Does the spread of democracy really lead to peace? Or could it actually incite war?
On Monday, October 2, 2017, Paul D’Anieri will explore this topic at HURI’s Seminar in Ukrainian Studies, focusing on Russia’s invasion of Ukraine in 2014.
Currently a Eugene and Daymel Shklar Research Fellow at HURI, D’Anieri is Professor of Political Science and Public Policy at the University of California, Riverside.
While the talk is centered on the Russia-Ukraine story, it may be of interest to political scientists and other scholars exploring democratization and the democratic peace theory more broadly.
“I’ll be discussing the paradoxical ways in which two things that we thought would go together in post-communist Europe—democracy and peace—came into tension with one another, and how this played into Russia’s invasion of Ukraine,” D’Anieri said. “The talk also addresses the competing normative orders that the West on one hand, and Russia and China on the other, are prescribing to maintain peace in the future.”
D’Anieri’s presentation, “Democracy and Geopolitics in the Conflict Over Ukraine,” takes place in Room S-050 of Harvard’s CGIS South Building (1730 Cambridge Street). All are welcome to attend. A video of the event will also be available on HURI's YouTube channel for those who can’t join us in person.
To gain some more insight into D’Anieri’s research and upcoming presentation, we asked a few questions:
HURI: How does this topic fit into the research you are doing as a Shklar Fellow at HURI?
D’Anieri: My research at HURI is focusing on the long-term sources of Russia’s invasion of Ukraine. I am looking at the problem both chronologically and thematically. The problem of democracy and the spread of democracy is one that comes up again and again. In the 1990s, people in the West generally assumed that the spread of democracy would be a source of peace in the region, but by 2013, Russia saw democratization as a threat worth fighting over. I want to delve into how and why that happened.
HURI: Why did you choose this topic?
D’Anieri: This is an aspect of the current conflict that is not well understood, and that has important implications in the future, not only for Ukraine and Russia, but also for the West’s relationship with China and other non-democratic powers.
HURI: Aside from the Russia-Ukraine conflict, are there other instances you know of where democracy is perceived as a weapon? Any striking similarities or differences?
D’Anieri: The Shanghai Cooperation Organization is largely dedicated helping the members resist the “colored revolutions” they all see as a threat. While I am not an expert on China, I think that China probably resists liberalization not only to preserve the power of the current regime, but because it fears that democracy would undermine China’s campaign to become a great power.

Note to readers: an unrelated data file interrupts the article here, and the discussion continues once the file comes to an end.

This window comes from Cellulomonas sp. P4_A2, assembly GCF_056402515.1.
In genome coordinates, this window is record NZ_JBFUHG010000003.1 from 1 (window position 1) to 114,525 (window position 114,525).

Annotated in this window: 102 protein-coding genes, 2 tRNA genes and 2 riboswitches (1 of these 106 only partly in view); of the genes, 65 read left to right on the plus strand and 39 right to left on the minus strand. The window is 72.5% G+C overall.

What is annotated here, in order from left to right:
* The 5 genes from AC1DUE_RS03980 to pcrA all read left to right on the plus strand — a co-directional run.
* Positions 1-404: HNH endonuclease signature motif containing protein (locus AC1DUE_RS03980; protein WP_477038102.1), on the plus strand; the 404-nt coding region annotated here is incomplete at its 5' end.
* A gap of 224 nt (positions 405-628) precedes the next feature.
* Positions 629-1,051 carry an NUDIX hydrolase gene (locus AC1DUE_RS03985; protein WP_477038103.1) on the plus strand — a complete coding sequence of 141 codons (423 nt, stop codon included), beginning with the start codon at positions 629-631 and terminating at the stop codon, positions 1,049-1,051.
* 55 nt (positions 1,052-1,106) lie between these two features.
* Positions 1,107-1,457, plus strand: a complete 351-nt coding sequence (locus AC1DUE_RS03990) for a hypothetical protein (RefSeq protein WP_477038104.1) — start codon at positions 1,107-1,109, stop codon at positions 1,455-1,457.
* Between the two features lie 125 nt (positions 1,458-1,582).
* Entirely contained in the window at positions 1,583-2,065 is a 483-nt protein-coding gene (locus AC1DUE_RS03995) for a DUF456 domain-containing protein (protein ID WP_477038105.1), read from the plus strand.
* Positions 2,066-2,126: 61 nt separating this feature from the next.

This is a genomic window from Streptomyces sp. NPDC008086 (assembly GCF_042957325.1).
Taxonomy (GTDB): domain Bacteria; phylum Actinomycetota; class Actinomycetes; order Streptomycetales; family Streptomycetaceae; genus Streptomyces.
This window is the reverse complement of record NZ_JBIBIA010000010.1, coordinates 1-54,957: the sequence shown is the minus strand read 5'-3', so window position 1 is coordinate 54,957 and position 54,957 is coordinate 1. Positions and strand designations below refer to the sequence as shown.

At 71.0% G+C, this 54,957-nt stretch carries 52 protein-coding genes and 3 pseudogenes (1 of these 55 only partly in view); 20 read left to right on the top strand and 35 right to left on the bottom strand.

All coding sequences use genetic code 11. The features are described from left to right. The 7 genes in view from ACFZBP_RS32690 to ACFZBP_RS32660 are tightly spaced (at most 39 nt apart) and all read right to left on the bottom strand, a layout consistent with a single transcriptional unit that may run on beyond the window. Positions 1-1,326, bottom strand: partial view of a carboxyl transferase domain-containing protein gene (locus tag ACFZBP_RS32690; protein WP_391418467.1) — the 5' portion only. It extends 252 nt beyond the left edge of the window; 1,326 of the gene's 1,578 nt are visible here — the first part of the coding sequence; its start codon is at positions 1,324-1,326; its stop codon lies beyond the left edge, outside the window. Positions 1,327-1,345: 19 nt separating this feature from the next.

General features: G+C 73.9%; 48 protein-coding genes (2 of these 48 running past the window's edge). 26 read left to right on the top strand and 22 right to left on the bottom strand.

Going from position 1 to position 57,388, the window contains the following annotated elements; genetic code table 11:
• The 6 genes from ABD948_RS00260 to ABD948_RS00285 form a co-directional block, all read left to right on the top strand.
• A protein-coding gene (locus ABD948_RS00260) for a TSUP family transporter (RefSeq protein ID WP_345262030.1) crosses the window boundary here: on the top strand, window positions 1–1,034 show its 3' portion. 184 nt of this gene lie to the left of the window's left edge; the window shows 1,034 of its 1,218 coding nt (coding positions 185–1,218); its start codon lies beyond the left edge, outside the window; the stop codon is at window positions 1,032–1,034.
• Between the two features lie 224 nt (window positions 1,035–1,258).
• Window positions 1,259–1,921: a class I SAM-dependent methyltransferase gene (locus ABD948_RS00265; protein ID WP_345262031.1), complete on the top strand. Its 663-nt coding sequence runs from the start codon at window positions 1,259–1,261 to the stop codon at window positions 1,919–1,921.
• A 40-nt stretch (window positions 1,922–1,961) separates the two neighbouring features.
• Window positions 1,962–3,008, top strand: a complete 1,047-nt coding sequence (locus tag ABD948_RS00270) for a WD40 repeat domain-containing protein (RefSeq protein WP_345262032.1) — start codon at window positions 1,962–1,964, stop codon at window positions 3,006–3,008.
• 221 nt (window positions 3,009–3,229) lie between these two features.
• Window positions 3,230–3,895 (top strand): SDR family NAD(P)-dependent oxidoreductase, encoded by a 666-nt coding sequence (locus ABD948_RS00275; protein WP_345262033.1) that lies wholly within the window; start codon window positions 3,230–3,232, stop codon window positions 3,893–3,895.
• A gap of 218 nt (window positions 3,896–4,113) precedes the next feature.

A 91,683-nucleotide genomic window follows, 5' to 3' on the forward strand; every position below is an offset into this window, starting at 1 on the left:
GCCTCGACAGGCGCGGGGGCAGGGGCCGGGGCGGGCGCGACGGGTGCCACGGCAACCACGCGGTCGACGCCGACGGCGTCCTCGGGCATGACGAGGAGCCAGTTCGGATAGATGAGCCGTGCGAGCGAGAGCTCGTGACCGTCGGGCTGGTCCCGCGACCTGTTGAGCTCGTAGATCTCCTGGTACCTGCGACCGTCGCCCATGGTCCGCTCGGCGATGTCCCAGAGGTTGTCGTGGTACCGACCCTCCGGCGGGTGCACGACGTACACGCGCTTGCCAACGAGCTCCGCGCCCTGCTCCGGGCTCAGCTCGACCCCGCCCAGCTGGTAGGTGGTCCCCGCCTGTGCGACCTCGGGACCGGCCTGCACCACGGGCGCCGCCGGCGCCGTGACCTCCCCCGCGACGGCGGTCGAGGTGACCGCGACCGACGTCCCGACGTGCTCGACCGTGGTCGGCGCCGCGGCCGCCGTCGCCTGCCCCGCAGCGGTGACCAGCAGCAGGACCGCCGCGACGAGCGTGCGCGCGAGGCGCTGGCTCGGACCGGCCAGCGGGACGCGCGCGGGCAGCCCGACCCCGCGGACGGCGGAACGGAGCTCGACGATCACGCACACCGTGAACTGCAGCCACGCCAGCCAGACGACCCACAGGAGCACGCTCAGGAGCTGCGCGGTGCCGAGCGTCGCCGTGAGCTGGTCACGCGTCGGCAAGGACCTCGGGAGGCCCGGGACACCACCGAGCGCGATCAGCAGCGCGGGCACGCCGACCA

HURI: Given the perceived “weaponization” of democracy and the backlash it incited, do you think this relates at all to the alleged Russian involvement in the most recent US election? Does the presidency of Donald Trump change the game when it comes to this aspect of the Russia-Ukraine conflict?
D’Anieri: Russian leaders quite clearly looked at the colored revolutions and decided that they needed both to be able to resist them, and to deploy the same tactics for their own ends. That helps explain their intervention in elections abroad.
Trump is interesting not only in that he naturally adopts some of the same practices, but also in that he may agree with Putin that it does not matter whether another country is democratic or not.
HURI: Is there one particular fact or insight about your topic that you find especially interesting? Anything in your research that surprised you?
D’Anieri: I’ve been rereading a lot of the US discussion of Russia from the 1990s, and what’s amazing is that despite the rancorous partisanship that characterized almost everything else, the right and left were in unison that the promotion of democracy was both virtuous and in the national interest. Similarly, while a lot of people have criticized the expansion of NATO in hindsight, one reason that it went through is that it made sense both to liberals who supported the spread of democracy and realists who wanted to hedge against Russian revanchism.
HURI: Anything thing else we should know?
D’Anieri: If I wanted to provoke, I would say this: Some of the potential conclusions of this research might make us very uncomfortable. While many skeptics have doubted that democracy causes peace, we haven’t really considered that trying to spread democracy could be a cause of war. If so, there will be some hard choices to face in the future.
Paul D’Anieri is Professor of Political Science and Public Policy at the University of California, Riverside, where he served as Provost and Executive Vice Chancellor from 2014 to 2017. D’Anieri’s research focuses on politics and foreign policy in the post-Soviet states with an emphasis on Ukraine. He is currently writing on a book on Ukraine’s relations with Russia, the US, and Europe since 1991, focusing on the underlying causes of the military conflict with Russia. His earlier books include The Contest for Social Mobilization in Ukraine (Johns Hopkins University Press, 2009), Understanding Ukrainian Politics: Power, Politics, and Institutional Design (M.E. Sharpe, 2007), and Economic Interdependence in Ukrainian Russian-Relations (SUNY, 1999). He is also author of a textbook, International Politics: Power and Purpose in Global Affairs, currently in its fourth edition.